University of Minnesota police say their decoy bike helped them arrest a campus bike thief.
University Deputy Police Chief Chuck Miner says the specially-equipped bike was stolen in late September. Similar to so-called bait cars used by police to foil car theft, the bicycle is equipped with a tracking system that sends its location to a police computer, Miner said. A motion sensor notifies the police dispatch center when the bicycle is being moved, and a camera is trained on the bike.
The alleged thief took the locked bike outside a U West Bank. Police arrested a man whom they describe as a chronic campus bike thief.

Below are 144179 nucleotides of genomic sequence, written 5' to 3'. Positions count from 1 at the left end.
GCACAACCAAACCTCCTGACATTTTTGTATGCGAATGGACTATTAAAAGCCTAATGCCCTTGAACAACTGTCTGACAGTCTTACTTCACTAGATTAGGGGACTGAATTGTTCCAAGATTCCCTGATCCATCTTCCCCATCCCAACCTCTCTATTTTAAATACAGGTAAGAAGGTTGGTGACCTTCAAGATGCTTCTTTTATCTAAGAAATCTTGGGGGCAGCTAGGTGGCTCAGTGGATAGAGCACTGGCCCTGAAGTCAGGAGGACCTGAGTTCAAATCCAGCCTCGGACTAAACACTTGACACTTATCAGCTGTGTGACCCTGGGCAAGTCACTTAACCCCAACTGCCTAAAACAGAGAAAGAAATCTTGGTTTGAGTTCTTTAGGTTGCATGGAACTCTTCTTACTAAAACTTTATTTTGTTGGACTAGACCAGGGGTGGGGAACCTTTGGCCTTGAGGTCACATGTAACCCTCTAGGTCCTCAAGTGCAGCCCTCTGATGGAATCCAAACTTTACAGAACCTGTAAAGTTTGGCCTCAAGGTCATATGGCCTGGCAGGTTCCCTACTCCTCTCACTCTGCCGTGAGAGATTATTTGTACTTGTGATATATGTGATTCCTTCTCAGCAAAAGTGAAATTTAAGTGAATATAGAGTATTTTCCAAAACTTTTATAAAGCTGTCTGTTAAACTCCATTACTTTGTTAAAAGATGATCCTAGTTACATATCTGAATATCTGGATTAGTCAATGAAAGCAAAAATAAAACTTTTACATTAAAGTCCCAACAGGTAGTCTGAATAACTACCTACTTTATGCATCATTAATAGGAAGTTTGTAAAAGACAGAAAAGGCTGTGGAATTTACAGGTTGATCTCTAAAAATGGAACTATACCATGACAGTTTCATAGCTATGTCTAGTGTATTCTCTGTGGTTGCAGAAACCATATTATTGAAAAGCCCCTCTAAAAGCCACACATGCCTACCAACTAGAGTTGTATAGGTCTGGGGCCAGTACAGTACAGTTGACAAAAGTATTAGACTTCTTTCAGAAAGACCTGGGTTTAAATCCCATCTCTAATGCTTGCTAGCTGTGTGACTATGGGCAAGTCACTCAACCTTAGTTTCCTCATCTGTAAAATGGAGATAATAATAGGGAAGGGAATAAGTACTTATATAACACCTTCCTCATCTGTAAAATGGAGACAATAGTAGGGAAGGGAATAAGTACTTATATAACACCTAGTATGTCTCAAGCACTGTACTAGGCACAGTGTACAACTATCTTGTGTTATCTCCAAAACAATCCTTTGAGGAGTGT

Police report 127 bikes have been stolen from the University's Twin Cities campuses this year. University officials estimate as many as 6,000 students, staff and faculty use bikes for commuting. Bike theft is the number one campus property crime problem, police said.
At the same time, campus police are stepping up enforcement against bicyclists. In the past two weeks, campus police have issued 70 citations to bicyclists riding in pedestrian-only areas.